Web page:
6. Lutterbach J, Liegibel J, Koch D, et al.: Atypical teratoid/rhabdoid tumors in adult patients: case report and review of the literature. J Neurooncol 52 (1): 49-56, 2001.  [PUBMED Abstract]

  7. Biegel JA, Fogelgren B, Wainwright LM, et al.: Germline INI1 mutation in a patient with a central nervous system atypical teratoid tumor and renal rhabdoid tumor. Genes Chromosomes Cancer 28 (1): 31-7, 2000.  [PUBMED Abstract]

  8. Kordes U, Gesk S, Frühwald MC, et al.: Clinical and molecular features in patients with atypical teratoid rhabdoid tumor or malignant rhabdoid tumor. Genes Chromosomes Cancer 49 (2): 176-81, 2010.  [PUBMED Abstract]

  9. Dufour C, Beaugrand A, Le Deley MC, et al.: Clinicopathologic prognostic factors in childhood atypical teratoid and rhabdoid tumor of the central nervous system: a multicenter study. Cancer 118 (15): 3812-21, 2012.  [PUBMED Abstract]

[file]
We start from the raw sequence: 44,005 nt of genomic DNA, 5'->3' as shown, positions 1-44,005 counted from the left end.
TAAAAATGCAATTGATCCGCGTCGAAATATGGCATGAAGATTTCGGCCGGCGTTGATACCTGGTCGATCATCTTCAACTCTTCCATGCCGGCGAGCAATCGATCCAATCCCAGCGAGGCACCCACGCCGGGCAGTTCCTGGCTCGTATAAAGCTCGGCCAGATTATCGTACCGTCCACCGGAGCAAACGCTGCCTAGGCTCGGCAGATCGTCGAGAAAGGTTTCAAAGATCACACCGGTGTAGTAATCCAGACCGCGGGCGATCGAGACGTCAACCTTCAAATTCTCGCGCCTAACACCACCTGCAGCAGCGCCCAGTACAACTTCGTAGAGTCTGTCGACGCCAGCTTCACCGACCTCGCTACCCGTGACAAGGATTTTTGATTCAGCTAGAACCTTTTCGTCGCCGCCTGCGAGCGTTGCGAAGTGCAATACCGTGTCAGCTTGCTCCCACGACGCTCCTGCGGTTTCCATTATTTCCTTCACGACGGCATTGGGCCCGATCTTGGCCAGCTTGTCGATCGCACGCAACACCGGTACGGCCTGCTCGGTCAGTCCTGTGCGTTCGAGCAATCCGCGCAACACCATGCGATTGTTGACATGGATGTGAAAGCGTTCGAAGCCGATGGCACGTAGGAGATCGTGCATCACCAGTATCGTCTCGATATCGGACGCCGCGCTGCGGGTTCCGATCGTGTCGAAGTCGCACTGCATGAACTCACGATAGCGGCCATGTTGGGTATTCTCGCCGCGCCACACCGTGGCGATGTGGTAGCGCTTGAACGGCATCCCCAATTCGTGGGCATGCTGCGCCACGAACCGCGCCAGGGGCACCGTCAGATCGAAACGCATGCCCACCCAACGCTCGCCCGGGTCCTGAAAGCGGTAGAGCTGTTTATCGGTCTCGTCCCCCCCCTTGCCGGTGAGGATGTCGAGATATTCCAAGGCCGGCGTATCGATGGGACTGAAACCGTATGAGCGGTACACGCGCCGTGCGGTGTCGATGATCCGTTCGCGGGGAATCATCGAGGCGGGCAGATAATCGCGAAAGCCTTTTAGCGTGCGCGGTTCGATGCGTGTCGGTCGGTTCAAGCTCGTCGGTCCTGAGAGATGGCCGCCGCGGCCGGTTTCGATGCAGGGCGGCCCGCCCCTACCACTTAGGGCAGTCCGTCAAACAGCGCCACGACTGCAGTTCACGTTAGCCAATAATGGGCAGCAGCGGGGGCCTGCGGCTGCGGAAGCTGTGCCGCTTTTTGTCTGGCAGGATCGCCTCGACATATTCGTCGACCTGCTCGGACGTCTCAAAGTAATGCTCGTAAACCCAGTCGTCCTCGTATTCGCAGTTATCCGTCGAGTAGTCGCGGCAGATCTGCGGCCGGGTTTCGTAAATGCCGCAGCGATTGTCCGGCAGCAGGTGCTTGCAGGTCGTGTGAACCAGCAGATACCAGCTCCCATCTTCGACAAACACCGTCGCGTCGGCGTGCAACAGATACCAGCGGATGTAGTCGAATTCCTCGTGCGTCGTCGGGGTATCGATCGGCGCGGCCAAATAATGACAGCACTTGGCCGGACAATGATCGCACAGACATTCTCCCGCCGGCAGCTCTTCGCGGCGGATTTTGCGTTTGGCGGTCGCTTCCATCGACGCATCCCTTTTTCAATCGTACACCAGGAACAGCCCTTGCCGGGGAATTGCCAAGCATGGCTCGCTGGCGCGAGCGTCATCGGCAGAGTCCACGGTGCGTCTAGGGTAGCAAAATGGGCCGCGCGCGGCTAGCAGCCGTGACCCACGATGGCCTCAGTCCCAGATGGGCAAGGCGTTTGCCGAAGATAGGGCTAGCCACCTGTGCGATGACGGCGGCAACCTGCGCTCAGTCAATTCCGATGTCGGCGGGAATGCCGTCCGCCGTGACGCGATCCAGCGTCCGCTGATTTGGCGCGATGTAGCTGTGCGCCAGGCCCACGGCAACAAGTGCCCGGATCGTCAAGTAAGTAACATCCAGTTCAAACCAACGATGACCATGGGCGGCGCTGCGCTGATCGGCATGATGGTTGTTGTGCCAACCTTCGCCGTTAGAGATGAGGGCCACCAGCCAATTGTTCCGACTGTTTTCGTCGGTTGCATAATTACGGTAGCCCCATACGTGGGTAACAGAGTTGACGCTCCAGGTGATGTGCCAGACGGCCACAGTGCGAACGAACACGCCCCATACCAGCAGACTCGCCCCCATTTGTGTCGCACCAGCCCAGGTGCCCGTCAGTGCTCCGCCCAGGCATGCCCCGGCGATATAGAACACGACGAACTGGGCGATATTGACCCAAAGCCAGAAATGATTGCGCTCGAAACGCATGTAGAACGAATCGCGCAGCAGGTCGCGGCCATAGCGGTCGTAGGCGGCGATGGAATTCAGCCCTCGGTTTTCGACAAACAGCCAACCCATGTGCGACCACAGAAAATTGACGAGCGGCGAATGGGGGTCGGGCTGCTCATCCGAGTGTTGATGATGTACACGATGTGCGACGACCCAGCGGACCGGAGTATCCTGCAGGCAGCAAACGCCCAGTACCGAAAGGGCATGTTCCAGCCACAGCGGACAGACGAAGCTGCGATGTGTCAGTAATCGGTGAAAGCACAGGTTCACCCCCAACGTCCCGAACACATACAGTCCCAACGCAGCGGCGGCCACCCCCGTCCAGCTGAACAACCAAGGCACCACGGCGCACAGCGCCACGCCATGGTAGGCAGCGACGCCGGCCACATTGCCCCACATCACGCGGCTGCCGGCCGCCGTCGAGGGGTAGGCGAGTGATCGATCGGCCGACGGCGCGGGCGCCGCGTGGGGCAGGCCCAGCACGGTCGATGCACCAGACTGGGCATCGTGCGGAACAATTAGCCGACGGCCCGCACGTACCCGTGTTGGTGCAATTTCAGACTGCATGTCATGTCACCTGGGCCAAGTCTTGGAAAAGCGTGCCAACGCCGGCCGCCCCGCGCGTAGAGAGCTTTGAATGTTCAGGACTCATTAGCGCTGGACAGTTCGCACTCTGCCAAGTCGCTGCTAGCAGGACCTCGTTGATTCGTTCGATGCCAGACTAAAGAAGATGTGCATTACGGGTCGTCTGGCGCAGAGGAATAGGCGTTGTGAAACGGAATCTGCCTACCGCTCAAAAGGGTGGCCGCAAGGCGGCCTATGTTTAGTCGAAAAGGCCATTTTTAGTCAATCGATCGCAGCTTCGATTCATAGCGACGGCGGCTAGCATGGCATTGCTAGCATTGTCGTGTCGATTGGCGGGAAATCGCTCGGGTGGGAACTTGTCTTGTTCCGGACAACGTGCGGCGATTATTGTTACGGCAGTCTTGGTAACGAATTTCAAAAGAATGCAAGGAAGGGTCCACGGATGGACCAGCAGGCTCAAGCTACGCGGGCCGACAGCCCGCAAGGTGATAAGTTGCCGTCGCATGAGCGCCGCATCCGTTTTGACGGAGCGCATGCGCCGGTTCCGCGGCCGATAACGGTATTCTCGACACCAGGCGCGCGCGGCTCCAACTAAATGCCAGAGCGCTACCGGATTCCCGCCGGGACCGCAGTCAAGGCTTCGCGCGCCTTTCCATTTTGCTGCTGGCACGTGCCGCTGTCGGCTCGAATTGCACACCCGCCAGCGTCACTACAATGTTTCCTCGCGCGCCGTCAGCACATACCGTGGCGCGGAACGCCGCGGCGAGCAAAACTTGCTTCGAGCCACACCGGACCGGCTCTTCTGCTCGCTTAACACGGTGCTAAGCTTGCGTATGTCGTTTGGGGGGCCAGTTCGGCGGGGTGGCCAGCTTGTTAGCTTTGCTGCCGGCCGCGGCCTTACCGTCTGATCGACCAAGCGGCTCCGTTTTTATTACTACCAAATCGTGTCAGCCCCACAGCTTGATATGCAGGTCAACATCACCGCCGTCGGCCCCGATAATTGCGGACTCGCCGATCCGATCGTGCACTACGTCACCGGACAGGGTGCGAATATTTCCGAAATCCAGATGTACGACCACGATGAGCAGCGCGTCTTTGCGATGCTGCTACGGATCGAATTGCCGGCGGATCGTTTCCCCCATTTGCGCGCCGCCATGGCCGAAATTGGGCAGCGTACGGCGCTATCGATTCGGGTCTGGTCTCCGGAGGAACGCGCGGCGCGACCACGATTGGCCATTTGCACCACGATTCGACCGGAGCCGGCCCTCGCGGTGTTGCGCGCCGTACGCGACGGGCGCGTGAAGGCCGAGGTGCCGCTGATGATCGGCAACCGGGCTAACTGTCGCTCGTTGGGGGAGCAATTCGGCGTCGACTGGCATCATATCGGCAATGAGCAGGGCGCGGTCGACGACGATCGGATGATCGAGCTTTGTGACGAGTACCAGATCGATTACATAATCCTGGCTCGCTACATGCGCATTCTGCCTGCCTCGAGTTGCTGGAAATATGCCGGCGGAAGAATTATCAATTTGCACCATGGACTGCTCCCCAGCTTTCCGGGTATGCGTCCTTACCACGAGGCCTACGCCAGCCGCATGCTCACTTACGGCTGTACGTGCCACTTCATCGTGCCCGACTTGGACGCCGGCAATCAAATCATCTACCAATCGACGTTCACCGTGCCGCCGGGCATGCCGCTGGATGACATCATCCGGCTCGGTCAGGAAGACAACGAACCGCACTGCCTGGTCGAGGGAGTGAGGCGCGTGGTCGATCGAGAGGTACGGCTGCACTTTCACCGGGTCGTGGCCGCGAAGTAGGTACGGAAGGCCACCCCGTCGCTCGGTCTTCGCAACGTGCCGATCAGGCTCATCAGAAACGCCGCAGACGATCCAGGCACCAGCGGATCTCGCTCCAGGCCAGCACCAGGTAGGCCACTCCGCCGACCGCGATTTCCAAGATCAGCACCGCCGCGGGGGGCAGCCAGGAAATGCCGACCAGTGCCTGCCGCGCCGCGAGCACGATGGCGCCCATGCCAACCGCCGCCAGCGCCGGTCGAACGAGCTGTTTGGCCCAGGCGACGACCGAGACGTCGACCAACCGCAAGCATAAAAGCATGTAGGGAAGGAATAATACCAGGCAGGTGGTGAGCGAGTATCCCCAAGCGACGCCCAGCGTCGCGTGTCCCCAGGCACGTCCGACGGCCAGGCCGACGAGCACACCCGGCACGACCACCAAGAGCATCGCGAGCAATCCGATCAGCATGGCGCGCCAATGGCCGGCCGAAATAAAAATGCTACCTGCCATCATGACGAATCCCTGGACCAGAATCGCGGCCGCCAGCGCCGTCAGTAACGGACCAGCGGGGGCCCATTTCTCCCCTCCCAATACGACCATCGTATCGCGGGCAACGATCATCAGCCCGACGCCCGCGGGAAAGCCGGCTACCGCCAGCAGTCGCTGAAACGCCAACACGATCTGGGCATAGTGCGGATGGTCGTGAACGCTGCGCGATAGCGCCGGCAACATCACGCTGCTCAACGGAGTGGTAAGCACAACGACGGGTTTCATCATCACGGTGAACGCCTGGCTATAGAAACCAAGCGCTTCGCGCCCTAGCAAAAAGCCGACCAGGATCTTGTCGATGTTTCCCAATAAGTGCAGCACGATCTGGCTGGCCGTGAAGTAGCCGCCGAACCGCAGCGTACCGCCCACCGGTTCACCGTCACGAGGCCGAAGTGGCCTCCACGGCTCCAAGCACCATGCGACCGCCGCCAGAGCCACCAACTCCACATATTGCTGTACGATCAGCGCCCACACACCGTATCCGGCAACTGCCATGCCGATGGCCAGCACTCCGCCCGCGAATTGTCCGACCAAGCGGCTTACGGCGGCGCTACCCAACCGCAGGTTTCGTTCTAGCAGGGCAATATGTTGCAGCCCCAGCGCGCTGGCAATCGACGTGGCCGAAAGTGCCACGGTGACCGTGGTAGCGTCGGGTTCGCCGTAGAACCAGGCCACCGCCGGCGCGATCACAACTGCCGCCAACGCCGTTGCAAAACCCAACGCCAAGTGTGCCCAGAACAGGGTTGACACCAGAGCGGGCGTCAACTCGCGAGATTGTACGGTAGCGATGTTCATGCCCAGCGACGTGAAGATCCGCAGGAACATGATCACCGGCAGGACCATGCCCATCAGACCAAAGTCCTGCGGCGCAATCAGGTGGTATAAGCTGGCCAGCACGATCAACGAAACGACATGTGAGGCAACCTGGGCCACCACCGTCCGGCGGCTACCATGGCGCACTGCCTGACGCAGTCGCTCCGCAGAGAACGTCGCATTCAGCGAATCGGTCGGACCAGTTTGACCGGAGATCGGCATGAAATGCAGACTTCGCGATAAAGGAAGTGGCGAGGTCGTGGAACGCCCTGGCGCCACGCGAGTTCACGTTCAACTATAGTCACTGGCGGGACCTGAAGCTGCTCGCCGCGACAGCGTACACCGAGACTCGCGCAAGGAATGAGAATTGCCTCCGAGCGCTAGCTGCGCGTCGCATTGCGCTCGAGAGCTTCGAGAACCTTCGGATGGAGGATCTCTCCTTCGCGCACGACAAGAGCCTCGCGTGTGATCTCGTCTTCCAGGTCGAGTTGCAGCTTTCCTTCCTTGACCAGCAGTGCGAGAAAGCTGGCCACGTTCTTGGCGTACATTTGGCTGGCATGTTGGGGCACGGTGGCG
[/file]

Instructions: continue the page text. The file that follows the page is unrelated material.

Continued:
10. Lafay-Cousin L, Hawkins C, Carret AS, et al.: Central nervous system atypical teratoid rhabdoid tumours: the Canadian Paediatric Brain Tumour Consortium experience. Eur J Cancer 48 (3): 353-9, 2012.  [PUBMED Abstract]

  11. Rorke LB, Packer RJ, Biegel JA: Central nervous system atypical teratoid/rhabdoid tumors of infancy and childhood: definition of an entity. J Neurosurg 85 (1): 56-65, 1996.  [PUBMED Abstract]

  12. Athale UH, Duckworth J, Odame I, et al.: Childhood atypical teratoid rhabdoid tumor of the central nervous system: a meta-analysis of observational studies. J Pediatr Hematol Oncol 31 (9): 651-63, 2009.  [PUBMED Abstract]

  13. Olson TA, Bayar E, Kosnik E, et al.: Successful treatment of disseminated central nervous system malignant rhabdoid tumor. J Pediatr Hematol Oncol 17 (1): 71-5, 1995.  [PUBMED Abstract]

  14. Tekautz TM, Fuller CE, Blaney S, et al.: Atypical teratoid/rhabdoid tumors (ATRT): improved survival in children 3 years of age and older with radiation therapy and high-dose alkylator-based chemotherapy. J Clin Oncol 23 (7): 1491-9, 2005.  [PUBMED Abstract]

  15. Chi SN, Zimmerman MA, Yao X, et al.: Intensive multimodality treatment for children with newly diagnosed CNS atypical teratoid rhabdoid tumor. J Clin Oncol 27 (3): 385-9, 2009.  [PUBMED Abstract]